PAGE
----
November 25 better known as Black Friday is also National Listening Day. This is a day to tell and record family stories. This gives a great alternative to spending the day or wee small hours of the night in the mall. StoryCorps started the event which has been widely celebrated and appreciated.

I am regretful that when I had the opportunity I did not pay attention to all those family stories freely shared at reunions, funerals, and other get–togethers. The ones I do remember enrich my life.

My friend Bob is writing his memoir. He sometimes reads portions to Carol, Brandy and me. What a treat that has become as he shares details of his life with us. Remember you are not limited by who constitutes family. It can be a group of friends, a church group or a social group as well as actual family members.

Record the stories if possible. Use a voice recorder, a video recorder or pen and paper. We all remember stories. As you remember one bit of information, dozens more will rush in. I recently wrote my spiritual journey, Our Father: Discovering Family, which became a book. The problem quickly became what to leave out instead of what to include. I was overwhelmed by memories.

A very important point is that your story is your story. Your sister, brother, mother, father, aunt or cousin will remember it differently, but then it is their story not your story. Of course you can make factual corrections when necessary. The important thing is to tell the stories and record them. Stories make us who we are. They span generations.

This morning my son asked me, “When did I get my first Lionel Train and where did it come from?” Those questions sent me back down wonderful memory lanes. That train was more than forty-five years ago. Luckily I made voice recording of all those early Christmas mornings to send to the missionary grandparents who were in the Philippines at the time, but they were on a reel to reel tape recorder. I hope that recorder is still in the attic. That quest will bring more memories.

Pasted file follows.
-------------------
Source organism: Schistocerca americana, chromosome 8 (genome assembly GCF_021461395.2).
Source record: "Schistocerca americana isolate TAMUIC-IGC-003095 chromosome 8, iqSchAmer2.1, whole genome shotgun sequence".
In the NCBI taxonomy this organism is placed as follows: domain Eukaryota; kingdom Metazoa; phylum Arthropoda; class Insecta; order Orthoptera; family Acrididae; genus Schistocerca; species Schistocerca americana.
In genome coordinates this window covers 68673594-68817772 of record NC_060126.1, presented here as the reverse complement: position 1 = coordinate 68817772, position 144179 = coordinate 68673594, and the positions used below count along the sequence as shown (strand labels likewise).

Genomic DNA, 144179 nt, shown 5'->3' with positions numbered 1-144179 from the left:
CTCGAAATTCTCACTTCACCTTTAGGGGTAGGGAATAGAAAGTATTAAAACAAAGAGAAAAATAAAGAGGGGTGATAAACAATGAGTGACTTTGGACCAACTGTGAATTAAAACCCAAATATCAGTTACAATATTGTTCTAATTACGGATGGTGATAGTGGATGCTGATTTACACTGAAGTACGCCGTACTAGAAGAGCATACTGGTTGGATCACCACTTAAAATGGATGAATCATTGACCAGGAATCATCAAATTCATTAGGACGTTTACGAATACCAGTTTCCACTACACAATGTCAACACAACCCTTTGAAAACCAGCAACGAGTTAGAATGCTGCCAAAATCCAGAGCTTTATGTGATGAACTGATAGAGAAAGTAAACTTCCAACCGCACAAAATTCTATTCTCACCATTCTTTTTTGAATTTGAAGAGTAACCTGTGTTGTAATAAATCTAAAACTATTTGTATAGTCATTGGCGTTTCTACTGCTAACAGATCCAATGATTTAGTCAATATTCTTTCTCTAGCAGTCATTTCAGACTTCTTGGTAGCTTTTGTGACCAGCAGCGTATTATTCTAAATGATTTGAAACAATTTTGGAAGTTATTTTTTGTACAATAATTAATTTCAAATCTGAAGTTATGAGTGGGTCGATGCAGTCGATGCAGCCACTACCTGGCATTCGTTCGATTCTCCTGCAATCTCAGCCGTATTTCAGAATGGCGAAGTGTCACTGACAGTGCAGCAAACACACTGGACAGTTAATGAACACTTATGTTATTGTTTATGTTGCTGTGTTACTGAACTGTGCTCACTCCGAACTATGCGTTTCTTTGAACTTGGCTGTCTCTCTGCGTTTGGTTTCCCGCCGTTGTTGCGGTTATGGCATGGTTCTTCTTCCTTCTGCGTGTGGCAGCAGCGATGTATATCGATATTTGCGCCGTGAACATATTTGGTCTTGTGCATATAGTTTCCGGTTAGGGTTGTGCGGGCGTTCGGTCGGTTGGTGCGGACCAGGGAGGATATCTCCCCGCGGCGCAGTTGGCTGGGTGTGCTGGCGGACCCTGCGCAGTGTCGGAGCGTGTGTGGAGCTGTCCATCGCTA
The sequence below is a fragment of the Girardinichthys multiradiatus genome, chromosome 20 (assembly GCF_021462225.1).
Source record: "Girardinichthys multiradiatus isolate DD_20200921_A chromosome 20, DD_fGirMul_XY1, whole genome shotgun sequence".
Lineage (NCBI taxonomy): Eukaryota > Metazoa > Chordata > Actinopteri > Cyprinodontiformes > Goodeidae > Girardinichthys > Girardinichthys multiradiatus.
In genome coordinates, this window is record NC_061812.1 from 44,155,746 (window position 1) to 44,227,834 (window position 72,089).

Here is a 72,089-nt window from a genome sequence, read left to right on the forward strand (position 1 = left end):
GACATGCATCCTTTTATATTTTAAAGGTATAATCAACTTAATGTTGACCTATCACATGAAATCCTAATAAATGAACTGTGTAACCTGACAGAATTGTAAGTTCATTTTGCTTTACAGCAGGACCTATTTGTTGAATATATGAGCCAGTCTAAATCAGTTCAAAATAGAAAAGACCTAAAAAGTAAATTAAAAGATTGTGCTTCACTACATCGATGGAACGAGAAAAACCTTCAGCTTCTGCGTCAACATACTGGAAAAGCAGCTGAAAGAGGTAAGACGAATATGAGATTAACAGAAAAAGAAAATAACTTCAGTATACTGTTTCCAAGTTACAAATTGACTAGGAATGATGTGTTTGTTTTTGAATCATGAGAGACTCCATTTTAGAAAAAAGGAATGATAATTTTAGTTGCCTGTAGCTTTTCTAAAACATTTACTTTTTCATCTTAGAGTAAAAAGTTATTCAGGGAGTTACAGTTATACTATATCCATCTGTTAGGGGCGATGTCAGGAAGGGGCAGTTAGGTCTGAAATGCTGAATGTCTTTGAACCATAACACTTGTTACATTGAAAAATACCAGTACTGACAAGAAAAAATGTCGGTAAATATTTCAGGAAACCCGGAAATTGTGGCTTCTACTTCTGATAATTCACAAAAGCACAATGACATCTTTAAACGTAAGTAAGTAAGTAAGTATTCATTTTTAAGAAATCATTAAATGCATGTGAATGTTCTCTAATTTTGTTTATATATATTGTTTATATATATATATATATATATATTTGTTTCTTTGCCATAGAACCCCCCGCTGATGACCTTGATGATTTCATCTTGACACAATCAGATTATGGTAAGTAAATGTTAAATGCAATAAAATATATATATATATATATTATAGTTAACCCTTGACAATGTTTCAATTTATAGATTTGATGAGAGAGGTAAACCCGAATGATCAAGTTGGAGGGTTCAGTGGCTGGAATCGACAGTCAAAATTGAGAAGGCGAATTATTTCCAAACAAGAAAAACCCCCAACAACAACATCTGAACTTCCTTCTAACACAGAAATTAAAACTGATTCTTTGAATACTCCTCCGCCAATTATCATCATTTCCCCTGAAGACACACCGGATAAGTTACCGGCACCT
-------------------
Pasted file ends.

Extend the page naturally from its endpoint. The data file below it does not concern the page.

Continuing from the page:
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Kindness Is Always in Order – Celebrate World Kindness Day

Principal Rex Whitcomb at Morningside Middle School in North Charleston, South Carolina told his students, “If you want to know how to have a successful school year, just be kind.” What great advice. Kindness is always in order.

After that, I wrote a little book, Random Acts of Kindness. In it I listed 110 simple acts of kindness that cost absolutely nothing to perform. Of course, the list can grow and grow. There are millions of people who are hungry for a simple act of kindness. All of us have many gifts to share that would brighten someone’s day.

November 13, is World Kindness Day. We can all participate by performing a simple act of kindness. Call a friend. Acknowledge a stranger. Write a thank you note. Thank a clerk. Leave a generous tip. I never tire of the advice attributed to John Wesley which I quoted in my book.

“Do all the good you can,

By all the means you can,

In all the ways you can,

In all the places you can,

At all the times you can,

To all the people you can,

As long as ever you can.”

Dr. Arthur Caliandro, the late pastor of Marble Collegiate Church in New York City said, “Be kinder than you think it necessary to be because the other person needs it more than you know.”